DT: I’d like to say I have gotten much better. I still like to make pictures that allow the viewer to navigate the image through visual clues, but somewhere in there I have learned to draw and paint. 🙂 Much of the quirkiness is still there and the gestural moments, but I have a much better understanding of what I’m doing technically. The biggest change for myself is in the medium. Where I still do watercolors and multi medium sort of things I have been concentrating much more in oils. Earlier I had been working watercolors in layers of gum Arabic to produce a sort of oil feel to the pictures. I eventually gave in and decided to use the right medium as opposed to trying to fake it. Now I find I am trying to replicate some of the moments found in watercolor in oil.

Here are some recent images of paintings:




MJ: You’ve maintained the ethereal nature of your work. The other-worldliness. The only magic artist’s work that compares to yours  is Nils Hamm. Do you know his work? His work feels sort of formulaic, though still very good, whereas yours feels more primal and organic.

Your continued refinement of your practice has not diminished the power of the earlier works we’re all familiar with. That’s quite an accomplishment! I’m pretty sure I’m addicted to sketches, physical pencil on paper sketches. Painted sketches, too, of course. There’s real room for the viewer in all that unfinished potential. Most artists don’t retain this mystery, or any of its qualities, in their finished works, but you have continued to be able to.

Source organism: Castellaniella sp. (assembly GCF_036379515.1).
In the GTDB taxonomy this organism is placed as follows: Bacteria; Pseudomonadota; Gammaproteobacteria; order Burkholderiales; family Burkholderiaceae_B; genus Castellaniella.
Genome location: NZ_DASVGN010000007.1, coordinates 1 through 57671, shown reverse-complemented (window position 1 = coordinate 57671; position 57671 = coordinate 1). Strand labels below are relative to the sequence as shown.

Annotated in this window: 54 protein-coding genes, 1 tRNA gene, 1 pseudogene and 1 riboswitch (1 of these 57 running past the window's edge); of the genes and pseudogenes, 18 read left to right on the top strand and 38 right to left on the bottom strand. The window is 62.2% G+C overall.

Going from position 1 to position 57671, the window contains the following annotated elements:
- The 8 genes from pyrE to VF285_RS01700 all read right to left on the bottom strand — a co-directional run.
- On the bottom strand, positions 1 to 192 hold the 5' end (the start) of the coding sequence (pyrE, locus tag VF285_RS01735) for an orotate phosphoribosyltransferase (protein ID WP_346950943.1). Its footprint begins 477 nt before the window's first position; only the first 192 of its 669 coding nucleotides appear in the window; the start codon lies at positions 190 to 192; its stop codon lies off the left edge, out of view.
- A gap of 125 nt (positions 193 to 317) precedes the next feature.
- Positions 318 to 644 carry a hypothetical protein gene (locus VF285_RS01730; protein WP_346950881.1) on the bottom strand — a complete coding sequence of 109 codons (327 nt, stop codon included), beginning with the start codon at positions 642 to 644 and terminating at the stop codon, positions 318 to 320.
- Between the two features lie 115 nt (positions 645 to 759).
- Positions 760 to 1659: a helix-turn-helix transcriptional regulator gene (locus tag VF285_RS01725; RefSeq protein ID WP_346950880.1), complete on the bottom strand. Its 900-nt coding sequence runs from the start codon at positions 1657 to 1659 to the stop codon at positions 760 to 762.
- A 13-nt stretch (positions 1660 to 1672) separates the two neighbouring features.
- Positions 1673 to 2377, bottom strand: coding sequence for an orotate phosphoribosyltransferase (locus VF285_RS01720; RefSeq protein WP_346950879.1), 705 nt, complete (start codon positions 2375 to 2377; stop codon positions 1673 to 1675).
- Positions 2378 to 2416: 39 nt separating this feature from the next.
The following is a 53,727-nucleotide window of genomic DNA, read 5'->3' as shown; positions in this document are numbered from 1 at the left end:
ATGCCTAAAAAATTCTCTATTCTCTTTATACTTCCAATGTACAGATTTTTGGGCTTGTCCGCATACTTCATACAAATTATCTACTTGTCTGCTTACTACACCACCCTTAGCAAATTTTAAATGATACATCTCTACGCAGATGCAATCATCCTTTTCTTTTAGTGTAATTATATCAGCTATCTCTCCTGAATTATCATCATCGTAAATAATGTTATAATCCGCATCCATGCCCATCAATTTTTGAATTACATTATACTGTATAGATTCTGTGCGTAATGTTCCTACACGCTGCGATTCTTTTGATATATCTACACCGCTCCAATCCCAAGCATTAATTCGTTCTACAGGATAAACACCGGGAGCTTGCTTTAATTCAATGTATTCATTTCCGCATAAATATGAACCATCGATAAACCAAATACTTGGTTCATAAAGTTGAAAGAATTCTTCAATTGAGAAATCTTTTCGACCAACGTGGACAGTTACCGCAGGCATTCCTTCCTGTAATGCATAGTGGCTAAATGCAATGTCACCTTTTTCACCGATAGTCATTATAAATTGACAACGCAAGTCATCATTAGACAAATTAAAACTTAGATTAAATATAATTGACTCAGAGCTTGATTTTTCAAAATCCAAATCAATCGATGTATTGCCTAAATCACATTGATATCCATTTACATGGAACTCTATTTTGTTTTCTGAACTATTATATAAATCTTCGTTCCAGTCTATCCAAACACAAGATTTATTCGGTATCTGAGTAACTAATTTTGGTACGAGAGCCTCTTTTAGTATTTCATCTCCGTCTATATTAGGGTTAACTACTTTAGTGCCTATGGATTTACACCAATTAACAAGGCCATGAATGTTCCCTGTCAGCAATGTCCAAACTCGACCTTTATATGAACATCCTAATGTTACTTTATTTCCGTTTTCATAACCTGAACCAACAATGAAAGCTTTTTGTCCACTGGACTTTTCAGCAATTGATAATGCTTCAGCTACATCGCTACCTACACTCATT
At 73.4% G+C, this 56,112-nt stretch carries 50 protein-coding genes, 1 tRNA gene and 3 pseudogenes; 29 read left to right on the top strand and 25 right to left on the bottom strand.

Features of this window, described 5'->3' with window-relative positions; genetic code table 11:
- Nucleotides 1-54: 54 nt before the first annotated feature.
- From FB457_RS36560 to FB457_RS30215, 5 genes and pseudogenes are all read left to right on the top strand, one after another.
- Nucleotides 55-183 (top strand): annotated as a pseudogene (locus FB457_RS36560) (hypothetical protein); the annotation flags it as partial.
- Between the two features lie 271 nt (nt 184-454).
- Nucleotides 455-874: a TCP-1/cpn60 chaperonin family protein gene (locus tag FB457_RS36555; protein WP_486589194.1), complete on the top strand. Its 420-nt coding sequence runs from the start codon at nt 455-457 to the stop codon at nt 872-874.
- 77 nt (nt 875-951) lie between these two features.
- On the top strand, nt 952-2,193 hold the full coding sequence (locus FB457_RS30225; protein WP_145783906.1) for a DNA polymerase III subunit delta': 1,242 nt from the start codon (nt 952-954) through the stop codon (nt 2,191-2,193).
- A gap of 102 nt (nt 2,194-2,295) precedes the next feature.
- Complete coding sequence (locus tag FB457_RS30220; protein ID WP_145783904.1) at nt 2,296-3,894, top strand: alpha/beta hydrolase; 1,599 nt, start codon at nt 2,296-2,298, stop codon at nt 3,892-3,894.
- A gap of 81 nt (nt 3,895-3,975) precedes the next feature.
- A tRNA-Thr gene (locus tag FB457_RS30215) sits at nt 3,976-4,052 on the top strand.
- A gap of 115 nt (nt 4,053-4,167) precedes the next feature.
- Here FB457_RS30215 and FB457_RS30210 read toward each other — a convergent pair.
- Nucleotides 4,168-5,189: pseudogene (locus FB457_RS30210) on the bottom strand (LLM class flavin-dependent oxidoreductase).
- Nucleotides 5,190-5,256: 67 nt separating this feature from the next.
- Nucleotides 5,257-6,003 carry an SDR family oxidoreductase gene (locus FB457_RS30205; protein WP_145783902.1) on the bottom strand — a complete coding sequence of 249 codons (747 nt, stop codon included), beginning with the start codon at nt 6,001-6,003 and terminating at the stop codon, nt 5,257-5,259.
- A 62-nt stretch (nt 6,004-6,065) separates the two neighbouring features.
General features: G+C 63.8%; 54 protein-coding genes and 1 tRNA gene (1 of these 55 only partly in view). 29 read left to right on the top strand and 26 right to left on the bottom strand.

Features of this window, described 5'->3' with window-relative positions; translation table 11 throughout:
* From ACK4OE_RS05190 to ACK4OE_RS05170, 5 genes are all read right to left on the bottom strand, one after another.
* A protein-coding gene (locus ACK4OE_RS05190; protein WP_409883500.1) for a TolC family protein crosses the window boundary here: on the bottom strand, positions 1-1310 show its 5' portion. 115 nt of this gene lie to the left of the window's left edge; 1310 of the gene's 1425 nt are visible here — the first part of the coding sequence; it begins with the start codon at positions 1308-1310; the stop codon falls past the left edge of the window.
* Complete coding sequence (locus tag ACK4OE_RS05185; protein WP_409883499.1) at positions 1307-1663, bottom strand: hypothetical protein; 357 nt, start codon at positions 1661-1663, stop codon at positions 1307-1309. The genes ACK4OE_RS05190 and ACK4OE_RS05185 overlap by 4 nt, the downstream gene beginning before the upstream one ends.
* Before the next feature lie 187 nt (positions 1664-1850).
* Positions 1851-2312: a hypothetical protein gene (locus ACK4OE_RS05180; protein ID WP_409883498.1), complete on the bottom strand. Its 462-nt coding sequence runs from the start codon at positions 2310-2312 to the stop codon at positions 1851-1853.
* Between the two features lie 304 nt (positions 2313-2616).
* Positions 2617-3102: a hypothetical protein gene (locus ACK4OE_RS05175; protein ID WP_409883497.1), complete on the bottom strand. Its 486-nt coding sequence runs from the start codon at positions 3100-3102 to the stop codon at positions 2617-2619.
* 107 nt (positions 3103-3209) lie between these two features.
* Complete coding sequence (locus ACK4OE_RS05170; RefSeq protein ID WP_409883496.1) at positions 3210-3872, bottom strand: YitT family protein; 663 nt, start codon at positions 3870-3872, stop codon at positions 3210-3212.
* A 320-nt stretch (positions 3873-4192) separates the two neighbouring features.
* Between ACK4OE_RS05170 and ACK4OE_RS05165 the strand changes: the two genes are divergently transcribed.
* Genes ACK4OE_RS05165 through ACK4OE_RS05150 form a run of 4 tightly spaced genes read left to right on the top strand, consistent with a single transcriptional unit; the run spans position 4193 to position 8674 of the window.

Final question: I haven’t done a ton of research on this, because I mostly just keep staring at your illustration for Dan Dan as it’s so familiar to me and attached to so many teenage nerd memories of mine, but I think that you may be the only (or one of very few) original Magic artists who’ve worked on recent Magic sets. Recent-ish. Eventide, Shadowmoor, Timespiral, etc. What was it like to come back and illustrate Magic art after so long a hiatus? Any plans for new Magic illustrations?
DT: I’m familiar with Nils Hamm’s work.  I really like how he pushes his painting space with his edge work. And the thought of retaining or refining the sketch, there is a lot in that. Retaining the energy from the sketch or gesture is really important to me.
Anyhow.  It was quite nice getting to come back on a few of the recent-ish sets. Possibly the biggest difference working on Magic later is the perimeters in what the image should be is much more defined. The whole magic universe is now much more defined. I do not have any recent plans for more Magic work, but I am always open.
MJ: Can you tell us about anything you have coming up and let our readers know where they can check out your work?
DT: I am currently working on a series of pieces that will be shown at Illuxicon in the end of October with Vintage Magic. And of course if folks are interested you can always view my website and or go to my Facebook page where I put up new works and also a lot of process shots.

Wow. Thanks Drew!  You’ve read this from me before, it’s a thrill to be in touch with artists like Drew who’ve been such big inspirations to me. I know they’re some of your favorite artists and I’ll keep checking back with them for future articles and interviews. Next week: Winona Nelson!

Matt Jones (born on at the beginning of the 8th decade of the 2oth century) is an artist living and working in Brooklyn, NY. Matt’s played Magic since Revised. Lately Matt’s game has become more about hanging out with friends and shooting the shit and less about competitive tournament play. He writes the weekly Arting Around column on Hipsters of the Coast, interviewing Magic illustrators and occasionally adding his thoughts on the art of various cards and sets. You can see Matt’s artwork on his website.